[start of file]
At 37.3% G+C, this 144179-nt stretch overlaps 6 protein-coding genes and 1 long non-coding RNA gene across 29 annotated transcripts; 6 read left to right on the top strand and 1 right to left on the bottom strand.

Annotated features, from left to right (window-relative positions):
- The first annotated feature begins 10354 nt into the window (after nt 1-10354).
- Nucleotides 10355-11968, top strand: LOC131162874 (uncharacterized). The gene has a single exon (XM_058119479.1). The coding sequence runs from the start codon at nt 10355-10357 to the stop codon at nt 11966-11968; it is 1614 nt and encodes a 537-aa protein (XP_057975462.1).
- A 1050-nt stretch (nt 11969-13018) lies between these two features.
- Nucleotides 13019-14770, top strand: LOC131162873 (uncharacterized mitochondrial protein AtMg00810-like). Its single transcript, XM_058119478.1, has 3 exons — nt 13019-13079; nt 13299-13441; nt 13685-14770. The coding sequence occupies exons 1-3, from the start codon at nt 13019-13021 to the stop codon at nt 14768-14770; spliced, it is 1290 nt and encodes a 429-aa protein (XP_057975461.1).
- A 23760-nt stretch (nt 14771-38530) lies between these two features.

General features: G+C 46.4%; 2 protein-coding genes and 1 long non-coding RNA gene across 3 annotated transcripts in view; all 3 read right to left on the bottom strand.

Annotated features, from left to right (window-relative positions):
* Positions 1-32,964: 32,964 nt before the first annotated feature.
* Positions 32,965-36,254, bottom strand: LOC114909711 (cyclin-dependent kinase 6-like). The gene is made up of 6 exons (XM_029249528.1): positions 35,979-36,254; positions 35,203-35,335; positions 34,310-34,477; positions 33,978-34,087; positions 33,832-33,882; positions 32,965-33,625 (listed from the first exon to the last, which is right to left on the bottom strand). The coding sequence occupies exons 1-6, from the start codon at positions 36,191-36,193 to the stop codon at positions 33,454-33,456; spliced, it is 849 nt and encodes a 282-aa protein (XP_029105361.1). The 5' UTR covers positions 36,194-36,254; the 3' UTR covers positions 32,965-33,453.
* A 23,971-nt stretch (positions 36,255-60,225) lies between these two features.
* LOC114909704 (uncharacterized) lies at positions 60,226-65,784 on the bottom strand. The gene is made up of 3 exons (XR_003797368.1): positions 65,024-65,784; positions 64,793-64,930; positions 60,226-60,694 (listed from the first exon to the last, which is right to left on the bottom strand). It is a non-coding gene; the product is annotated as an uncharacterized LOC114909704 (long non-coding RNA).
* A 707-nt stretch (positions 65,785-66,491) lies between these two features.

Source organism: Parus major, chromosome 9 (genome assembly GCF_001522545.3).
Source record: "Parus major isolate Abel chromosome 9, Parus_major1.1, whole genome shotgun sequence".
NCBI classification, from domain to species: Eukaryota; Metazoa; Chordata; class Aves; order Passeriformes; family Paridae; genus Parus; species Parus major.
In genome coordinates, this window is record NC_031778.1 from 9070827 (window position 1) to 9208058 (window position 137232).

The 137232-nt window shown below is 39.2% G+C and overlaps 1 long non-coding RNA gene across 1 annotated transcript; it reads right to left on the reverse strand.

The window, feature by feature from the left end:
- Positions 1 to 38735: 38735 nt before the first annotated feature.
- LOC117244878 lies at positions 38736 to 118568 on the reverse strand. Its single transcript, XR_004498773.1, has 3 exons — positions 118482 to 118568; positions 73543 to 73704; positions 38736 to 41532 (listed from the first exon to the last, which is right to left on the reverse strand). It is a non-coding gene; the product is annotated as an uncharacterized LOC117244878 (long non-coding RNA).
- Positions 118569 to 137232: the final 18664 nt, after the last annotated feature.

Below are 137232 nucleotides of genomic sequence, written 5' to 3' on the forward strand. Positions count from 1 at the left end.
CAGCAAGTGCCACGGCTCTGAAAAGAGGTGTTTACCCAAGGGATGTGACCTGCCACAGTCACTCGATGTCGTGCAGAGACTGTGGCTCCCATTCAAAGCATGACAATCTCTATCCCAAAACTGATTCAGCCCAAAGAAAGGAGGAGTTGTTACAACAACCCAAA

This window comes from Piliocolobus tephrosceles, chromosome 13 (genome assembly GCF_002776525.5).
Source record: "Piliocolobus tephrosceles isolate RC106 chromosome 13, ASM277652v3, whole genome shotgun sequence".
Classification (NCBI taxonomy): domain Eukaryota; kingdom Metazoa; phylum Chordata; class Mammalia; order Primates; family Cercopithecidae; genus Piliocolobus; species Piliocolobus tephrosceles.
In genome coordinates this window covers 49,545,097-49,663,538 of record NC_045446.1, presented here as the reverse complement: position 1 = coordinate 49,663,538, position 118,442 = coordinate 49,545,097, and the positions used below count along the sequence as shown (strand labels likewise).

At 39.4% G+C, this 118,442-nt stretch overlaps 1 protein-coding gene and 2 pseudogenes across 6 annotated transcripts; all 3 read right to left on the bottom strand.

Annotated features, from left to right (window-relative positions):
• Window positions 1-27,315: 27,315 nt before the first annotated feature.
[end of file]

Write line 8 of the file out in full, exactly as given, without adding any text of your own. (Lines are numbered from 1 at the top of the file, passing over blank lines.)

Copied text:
General features: G+C 46.4%; 2 protein-coding genes and 1 long non-coding RNA gene across 3 annotated transcripts in view; all 3 read right to left on the bottom strand.